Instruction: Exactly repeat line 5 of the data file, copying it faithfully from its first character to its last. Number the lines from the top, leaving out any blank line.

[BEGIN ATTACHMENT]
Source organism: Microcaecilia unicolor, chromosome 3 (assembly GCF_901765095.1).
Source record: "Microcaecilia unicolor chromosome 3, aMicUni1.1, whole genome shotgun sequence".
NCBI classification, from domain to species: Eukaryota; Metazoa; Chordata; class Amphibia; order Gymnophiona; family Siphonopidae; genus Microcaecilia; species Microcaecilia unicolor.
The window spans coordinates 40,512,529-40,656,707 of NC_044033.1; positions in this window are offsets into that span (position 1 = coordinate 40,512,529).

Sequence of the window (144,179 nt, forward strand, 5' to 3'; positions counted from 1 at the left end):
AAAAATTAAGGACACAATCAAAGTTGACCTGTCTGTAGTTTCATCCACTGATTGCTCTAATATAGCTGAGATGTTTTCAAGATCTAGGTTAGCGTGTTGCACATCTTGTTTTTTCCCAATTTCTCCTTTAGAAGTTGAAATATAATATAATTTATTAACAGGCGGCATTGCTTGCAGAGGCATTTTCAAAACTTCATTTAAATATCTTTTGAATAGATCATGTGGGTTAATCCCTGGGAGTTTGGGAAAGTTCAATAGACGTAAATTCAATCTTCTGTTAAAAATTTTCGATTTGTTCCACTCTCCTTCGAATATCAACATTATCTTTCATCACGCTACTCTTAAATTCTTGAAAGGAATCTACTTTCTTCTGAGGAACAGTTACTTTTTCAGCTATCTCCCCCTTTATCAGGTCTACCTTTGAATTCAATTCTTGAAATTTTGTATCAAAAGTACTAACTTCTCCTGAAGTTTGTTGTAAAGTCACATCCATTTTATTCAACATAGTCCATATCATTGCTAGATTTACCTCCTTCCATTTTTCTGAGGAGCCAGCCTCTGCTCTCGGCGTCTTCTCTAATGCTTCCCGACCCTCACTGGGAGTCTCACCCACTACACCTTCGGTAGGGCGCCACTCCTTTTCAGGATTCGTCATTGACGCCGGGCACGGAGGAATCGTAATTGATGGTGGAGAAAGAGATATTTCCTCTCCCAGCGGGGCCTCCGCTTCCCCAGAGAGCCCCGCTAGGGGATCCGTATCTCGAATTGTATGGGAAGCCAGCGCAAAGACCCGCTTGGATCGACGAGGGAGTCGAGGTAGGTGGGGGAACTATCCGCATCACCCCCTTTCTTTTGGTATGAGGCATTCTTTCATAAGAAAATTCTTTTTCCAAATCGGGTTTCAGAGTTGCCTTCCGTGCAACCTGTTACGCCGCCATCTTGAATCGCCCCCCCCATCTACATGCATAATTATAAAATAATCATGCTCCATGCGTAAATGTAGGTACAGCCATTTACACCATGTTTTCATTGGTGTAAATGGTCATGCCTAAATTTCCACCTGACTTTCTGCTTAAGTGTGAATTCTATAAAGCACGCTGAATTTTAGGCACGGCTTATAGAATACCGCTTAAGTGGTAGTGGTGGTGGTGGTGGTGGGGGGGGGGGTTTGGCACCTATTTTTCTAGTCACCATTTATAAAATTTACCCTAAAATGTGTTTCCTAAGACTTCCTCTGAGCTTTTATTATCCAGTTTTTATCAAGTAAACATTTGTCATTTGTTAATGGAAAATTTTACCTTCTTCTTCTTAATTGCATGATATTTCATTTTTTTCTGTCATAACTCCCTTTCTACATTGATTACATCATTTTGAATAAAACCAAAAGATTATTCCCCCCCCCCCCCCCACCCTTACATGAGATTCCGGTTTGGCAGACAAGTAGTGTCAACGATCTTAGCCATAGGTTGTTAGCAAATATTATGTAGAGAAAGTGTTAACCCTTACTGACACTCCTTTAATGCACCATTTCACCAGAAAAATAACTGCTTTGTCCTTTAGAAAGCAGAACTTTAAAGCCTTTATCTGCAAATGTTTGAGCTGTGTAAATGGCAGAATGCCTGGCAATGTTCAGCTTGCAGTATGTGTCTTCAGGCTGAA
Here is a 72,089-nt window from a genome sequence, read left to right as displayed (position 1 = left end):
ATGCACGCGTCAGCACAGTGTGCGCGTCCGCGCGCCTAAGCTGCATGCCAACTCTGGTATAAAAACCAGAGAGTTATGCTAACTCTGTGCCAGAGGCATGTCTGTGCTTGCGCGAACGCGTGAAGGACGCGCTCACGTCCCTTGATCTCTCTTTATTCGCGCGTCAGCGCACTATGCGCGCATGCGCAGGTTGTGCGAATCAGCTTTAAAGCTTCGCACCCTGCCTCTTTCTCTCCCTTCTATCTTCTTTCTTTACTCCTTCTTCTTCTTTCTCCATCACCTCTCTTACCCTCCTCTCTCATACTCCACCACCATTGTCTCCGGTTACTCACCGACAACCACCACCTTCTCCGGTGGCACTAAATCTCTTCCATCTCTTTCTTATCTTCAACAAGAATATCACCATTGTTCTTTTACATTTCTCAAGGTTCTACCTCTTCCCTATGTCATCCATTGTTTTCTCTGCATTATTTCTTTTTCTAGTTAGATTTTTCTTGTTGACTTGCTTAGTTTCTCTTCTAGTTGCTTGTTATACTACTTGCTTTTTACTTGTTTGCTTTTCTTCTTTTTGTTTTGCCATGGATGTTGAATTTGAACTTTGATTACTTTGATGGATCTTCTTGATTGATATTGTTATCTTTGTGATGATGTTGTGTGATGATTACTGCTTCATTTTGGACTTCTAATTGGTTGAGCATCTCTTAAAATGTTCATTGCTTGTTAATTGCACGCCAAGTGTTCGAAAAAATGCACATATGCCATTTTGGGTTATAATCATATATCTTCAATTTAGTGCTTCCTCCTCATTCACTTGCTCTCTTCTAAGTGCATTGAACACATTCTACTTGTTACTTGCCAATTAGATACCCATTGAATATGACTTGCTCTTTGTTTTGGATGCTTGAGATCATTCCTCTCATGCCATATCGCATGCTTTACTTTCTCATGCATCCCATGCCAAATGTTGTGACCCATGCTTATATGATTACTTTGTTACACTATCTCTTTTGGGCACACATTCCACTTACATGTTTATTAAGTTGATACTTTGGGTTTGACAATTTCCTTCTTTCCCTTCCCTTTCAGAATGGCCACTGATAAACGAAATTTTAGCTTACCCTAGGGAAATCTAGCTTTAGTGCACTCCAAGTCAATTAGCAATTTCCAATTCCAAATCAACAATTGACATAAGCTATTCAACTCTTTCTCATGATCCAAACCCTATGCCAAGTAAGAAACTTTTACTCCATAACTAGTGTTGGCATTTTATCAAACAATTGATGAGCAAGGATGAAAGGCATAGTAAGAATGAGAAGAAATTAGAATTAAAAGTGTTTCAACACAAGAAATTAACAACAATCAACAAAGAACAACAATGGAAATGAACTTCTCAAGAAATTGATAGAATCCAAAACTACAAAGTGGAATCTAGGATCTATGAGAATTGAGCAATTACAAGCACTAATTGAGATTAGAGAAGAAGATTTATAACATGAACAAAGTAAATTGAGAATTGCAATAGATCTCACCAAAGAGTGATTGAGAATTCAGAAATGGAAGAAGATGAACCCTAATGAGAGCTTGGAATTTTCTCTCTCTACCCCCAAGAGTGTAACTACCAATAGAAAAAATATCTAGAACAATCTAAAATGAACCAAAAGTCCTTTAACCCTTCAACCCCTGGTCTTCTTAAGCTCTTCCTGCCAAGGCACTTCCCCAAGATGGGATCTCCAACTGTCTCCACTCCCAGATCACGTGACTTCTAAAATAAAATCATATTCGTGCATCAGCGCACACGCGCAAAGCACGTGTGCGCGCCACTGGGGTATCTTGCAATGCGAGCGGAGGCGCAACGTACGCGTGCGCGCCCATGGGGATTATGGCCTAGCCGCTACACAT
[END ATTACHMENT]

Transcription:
Sequence of the window (144,179 nt, forward strand, 5' to 3'; positions counted from 1 at the left end):